Phrasing and fragmented time in "pathological" mother-infant vocal interaction
Delavenne, A., Gratier, M., Devouche, E. & Apter, G. (2008). Phrasing and fragmented time in "pathological" mother-infant vocal interaction. Musicae Scientiae, Special Issue: Narrative in Music and Interaction, 47-70.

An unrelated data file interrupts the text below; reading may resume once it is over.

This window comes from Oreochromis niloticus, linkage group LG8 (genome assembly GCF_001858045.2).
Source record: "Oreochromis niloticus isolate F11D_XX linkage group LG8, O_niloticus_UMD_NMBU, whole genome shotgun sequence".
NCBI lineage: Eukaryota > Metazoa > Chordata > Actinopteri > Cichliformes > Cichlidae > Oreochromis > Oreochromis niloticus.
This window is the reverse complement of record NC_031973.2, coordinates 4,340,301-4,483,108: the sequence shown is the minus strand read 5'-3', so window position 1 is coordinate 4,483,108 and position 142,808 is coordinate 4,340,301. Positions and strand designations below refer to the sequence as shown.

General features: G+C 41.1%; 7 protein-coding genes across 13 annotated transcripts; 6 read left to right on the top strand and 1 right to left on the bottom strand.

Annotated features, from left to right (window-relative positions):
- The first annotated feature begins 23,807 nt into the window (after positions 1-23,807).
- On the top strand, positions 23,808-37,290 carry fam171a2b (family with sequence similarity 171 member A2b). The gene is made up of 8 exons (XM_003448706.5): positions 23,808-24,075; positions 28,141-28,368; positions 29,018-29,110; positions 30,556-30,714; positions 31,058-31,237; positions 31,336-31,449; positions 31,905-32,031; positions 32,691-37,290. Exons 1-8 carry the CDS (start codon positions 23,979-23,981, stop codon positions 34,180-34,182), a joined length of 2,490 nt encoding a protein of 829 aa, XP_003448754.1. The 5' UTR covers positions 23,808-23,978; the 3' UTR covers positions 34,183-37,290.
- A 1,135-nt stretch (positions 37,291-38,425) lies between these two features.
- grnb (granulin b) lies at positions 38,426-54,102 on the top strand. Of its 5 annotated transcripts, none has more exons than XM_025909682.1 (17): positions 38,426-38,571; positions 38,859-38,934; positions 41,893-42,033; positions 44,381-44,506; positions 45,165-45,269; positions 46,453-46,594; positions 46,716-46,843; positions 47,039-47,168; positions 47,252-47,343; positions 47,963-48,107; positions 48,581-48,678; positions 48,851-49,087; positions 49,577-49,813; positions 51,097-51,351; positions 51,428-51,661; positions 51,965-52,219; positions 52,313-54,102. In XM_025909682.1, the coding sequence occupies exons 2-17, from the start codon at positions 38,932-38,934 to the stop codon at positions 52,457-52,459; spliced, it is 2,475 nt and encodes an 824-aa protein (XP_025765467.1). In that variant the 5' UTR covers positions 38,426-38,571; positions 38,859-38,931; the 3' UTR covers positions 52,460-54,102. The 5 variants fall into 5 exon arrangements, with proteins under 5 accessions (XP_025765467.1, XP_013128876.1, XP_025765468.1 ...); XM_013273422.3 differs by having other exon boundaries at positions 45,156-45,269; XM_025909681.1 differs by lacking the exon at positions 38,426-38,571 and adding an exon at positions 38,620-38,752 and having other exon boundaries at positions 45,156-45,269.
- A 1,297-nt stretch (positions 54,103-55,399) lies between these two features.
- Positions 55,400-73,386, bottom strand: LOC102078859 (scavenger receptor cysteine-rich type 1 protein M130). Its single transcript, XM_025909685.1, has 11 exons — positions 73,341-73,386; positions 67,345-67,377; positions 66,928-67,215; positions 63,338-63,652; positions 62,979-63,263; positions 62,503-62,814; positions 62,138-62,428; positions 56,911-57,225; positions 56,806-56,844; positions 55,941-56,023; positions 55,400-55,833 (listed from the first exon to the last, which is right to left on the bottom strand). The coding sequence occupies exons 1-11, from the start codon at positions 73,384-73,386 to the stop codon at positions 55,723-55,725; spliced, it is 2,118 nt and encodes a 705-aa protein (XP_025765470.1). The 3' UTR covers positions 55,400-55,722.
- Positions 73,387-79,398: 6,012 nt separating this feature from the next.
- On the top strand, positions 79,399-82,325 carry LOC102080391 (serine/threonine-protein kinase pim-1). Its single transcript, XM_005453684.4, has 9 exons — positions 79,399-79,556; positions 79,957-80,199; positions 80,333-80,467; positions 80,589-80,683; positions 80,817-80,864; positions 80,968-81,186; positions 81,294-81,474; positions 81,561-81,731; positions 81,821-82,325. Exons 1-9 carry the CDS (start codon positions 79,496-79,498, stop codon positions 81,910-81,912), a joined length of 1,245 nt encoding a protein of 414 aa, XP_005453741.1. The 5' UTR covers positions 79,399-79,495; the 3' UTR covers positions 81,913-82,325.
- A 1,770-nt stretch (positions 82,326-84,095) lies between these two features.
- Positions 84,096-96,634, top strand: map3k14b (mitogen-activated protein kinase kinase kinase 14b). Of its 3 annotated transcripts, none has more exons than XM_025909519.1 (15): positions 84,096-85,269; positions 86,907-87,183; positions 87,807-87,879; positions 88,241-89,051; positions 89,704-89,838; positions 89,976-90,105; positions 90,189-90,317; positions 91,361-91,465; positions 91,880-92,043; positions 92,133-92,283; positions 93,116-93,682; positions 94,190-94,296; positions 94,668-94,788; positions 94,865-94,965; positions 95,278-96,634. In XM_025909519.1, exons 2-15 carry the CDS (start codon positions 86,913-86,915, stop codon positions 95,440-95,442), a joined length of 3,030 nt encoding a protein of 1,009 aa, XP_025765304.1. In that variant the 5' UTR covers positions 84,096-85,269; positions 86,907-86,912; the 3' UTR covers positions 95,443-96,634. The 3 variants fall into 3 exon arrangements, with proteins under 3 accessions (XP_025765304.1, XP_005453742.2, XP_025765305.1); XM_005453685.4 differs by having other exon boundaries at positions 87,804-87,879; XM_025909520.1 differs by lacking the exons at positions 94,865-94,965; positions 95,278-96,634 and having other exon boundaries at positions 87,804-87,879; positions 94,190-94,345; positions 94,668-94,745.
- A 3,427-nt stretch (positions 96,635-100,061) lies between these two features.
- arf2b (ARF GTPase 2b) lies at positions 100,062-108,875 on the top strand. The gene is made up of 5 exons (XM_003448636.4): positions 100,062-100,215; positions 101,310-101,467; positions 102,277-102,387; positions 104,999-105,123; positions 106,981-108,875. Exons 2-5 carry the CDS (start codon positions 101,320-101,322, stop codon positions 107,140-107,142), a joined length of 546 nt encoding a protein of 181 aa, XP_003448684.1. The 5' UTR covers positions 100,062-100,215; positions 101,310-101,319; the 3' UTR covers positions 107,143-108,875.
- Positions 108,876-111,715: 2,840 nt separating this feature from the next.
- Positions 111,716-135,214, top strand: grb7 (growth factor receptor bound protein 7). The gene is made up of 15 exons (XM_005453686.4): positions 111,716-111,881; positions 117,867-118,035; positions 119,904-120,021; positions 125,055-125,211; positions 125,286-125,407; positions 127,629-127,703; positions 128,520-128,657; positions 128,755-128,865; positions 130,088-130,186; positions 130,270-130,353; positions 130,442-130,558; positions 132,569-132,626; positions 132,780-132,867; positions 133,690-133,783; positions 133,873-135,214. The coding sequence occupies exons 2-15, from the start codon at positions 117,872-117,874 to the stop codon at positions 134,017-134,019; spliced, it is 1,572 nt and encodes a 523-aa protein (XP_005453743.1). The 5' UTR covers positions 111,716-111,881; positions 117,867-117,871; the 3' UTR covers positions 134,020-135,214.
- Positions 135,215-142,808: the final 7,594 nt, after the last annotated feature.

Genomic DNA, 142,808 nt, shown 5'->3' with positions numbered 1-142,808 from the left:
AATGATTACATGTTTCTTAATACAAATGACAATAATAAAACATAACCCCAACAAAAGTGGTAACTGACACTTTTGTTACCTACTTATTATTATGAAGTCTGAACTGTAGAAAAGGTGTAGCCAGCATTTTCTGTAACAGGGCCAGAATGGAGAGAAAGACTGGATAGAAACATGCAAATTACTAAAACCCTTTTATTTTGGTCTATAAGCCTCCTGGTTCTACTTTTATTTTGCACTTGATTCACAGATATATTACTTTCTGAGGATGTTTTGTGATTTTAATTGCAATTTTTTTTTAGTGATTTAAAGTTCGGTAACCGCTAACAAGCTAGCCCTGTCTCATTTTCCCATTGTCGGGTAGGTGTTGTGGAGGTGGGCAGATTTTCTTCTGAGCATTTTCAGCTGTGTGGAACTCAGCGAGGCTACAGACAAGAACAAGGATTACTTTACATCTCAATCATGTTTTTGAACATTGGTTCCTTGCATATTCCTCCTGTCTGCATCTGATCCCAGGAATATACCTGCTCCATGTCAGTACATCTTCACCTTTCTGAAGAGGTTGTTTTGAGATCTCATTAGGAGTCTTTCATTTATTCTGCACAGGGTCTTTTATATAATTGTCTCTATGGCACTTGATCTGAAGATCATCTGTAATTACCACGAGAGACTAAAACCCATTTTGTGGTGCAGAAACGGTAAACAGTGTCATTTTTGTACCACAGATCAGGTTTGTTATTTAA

This paper presents the results of an ecological perturbation study of mother-infant vocal interaction. We compared the temporal organisation of spontaneous interactions between 3-month-old infants and mothers who suffered from "borderline personality disorder" and control mothers and infants. Previous studies of vocal interaction have shown that they present a hierarchical temporal organisation. This study focused specifically on "phrasal" units in the flow of expressive sounds produced by mothers and infants that can be segmented according to rules similar to those used by music performers, composers and listeners. Phrases in interaction are perceived and shaped by features such as final lengthening, pausing or lowered pitch and intensity. Acoustic analyses of audio recordings of 34mother-infant dyads were performed. Results showed that the interactions of mothers with "borderline personality disorder" contained fewer "phrases" with longer phrase final pauses than those of control dyads. These findings suggest that the temporal organisation and quality of vocalisation, rather than the degree of maternal involvement, has a fundamental effect on the infant's motivation to partake in lively interaction. ...